Artist and stonemason Steve Clark is the man behind denHolm and Steven John Clark, where he carves both sculpture and functional art out of limestone. His ability to marry beautiful form with function resonates so much with us, with designs that are incredibly tactile and emotive. Through his genius of form Steve's work nods to the Bauhaus movement and possesses the playfulness and wonder of a three dimensional Picasso painting. Leaving his first job as a stonemason to study embroidery and fashion, we got on the photo to Steve to find out how he came full circle back to working with stone, along with his design inspiration and process.
Can you tell us a bit about your journey?
When I was sixteen I left school to be a stonemason in Denholm, Scotland. Soon after I decided that the village and countryside life wasn’t for me. Then I moved in to fashion, which was an eye opening change for my Mum and Dad. At the time I was going to a lot of festivals, seeing people wear costumes which inspired me to make my own and also led me to making some for my mates. I studied fashion in Glasgow which is where I met Robyn (Bobby Clark) my wife. Then we moved to Manchester where I studied a degree in embroidery.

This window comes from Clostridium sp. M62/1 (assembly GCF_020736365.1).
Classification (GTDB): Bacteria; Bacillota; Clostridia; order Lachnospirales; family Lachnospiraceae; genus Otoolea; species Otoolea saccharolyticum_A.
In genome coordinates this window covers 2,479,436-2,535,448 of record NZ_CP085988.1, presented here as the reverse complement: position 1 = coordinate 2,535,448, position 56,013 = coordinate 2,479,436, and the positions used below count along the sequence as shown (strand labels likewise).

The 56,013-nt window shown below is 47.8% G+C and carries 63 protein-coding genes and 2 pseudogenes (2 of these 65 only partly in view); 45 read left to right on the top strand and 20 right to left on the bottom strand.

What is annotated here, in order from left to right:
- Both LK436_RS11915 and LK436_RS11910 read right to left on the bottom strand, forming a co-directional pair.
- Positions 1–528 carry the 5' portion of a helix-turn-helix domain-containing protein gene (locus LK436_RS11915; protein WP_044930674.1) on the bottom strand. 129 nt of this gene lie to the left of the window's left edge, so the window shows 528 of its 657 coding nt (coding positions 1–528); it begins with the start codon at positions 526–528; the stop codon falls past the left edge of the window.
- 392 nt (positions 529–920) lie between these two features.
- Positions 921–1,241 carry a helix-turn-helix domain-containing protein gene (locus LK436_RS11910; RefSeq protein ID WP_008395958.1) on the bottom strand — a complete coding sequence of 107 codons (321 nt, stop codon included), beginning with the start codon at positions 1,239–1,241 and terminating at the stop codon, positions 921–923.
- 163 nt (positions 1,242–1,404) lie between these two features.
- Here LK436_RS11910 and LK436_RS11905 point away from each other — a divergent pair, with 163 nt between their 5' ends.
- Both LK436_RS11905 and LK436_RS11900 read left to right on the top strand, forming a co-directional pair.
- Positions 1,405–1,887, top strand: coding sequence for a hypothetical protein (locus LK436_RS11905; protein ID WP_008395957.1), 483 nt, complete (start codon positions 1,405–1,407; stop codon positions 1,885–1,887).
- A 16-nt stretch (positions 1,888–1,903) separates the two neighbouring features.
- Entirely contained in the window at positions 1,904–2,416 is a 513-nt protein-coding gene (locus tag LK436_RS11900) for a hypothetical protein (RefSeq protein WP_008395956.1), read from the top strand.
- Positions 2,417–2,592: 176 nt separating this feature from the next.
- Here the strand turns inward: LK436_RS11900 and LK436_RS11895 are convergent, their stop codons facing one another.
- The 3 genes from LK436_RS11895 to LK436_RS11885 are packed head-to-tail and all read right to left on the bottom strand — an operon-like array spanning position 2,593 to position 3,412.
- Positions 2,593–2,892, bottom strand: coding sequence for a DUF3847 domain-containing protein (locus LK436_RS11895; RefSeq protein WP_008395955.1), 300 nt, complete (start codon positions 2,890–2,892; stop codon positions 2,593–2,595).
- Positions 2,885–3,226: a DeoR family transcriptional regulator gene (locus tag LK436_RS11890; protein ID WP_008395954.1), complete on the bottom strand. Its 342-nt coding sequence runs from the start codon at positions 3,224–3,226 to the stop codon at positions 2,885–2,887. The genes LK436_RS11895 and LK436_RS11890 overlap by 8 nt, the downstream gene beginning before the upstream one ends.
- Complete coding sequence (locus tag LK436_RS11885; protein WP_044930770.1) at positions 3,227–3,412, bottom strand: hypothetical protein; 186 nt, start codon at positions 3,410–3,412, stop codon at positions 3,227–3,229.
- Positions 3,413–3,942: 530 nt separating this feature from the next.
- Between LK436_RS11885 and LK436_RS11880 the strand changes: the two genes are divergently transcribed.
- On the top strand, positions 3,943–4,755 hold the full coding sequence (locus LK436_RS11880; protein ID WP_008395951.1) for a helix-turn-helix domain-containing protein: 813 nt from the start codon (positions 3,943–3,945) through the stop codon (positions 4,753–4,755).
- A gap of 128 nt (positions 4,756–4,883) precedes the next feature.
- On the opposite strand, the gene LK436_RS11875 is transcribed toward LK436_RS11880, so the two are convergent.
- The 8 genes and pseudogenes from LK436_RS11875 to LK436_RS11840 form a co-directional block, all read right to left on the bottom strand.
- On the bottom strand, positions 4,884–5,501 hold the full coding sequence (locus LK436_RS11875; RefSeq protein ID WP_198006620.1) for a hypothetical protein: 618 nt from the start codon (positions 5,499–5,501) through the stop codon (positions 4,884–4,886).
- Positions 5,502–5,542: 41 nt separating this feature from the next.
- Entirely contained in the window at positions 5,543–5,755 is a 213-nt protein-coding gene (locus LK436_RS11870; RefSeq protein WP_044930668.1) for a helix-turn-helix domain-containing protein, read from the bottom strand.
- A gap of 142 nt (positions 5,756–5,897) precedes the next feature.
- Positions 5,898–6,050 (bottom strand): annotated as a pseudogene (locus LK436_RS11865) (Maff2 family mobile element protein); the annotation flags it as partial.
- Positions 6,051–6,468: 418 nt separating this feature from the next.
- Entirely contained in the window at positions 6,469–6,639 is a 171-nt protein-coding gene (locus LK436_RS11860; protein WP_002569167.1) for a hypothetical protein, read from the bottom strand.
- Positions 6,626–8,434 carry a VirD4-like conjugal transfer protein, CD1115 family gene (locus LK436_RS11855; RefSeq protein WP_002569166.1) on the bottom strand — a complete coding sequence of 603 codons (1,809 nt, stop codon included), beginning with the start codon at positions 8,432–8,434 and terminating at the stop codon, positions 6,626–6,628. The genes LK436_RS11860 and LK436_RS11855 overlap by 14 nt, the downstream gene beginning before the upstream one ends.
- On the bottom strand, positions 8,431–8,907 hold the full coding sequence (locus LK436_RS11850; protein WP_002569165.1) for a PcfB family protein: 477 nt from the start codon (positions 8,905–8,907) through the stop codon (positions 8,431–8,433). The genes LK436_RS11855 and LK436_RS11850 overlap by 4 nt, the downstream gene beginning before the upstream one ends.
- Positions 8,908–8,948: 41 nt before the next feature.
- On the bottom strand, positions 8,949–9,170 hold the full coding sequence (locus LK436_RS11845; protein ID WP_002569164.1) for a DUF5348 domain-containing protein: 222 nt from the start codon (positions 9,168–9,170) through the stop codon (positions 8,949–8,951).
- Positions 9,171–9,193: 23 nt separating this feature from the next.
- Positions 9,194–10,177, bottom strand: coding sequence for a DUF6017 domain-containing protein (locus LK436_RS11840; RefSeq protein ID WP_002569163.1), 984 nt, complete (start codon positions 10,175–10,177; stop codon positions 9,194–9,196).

We came over to Australia about nine years ago now. The plan was to move to London, but we wanted a break from the grey and to do a bit of travelling and at the same time. I had a friend who was out in Australia playing football.
In Australia I returned to the construction industry again, where I got stuck for the next five years. That’s when Bob's friend asked me to make her a stone plinth, at this point I hadn’t ever sculptured stone. Everyone got excited about that plinth.
Everyone got excited about that plinth
I thought it would take a month to make and it didn’t take anywhere close to that, which gave me the idea that maybe this is something I could do part time. Then it went from part-time to full-time to what it is today. It’s been an interesting and winding journey. If you asked me at nineteen if I saw stone as anything creative I would have told you no chance. When I left and went to study fashion, I thought I would never touch stone ever again. I hated being covered in dust, I just wanted to work with Alexander McQueen.
If you put (my journey) it in a blender, it all makes sense. I did textiles before fashion which was really process driven and about creating different textures, now instead of it being copper and silk it's stone. I took the skill level from being a stonemason, and took the design process from textiles.
Tell us about your sculptures. How do you begin your design process and transfer your ideas onto material?
The designs come from my drawings, whether I sketch it on the wall, I don’t know where the drawings come from. It’s just freeform and I know that what I’m drawing I will take in to 3D, I have that in my mind and maybe that pushes my drawings in a certain direction.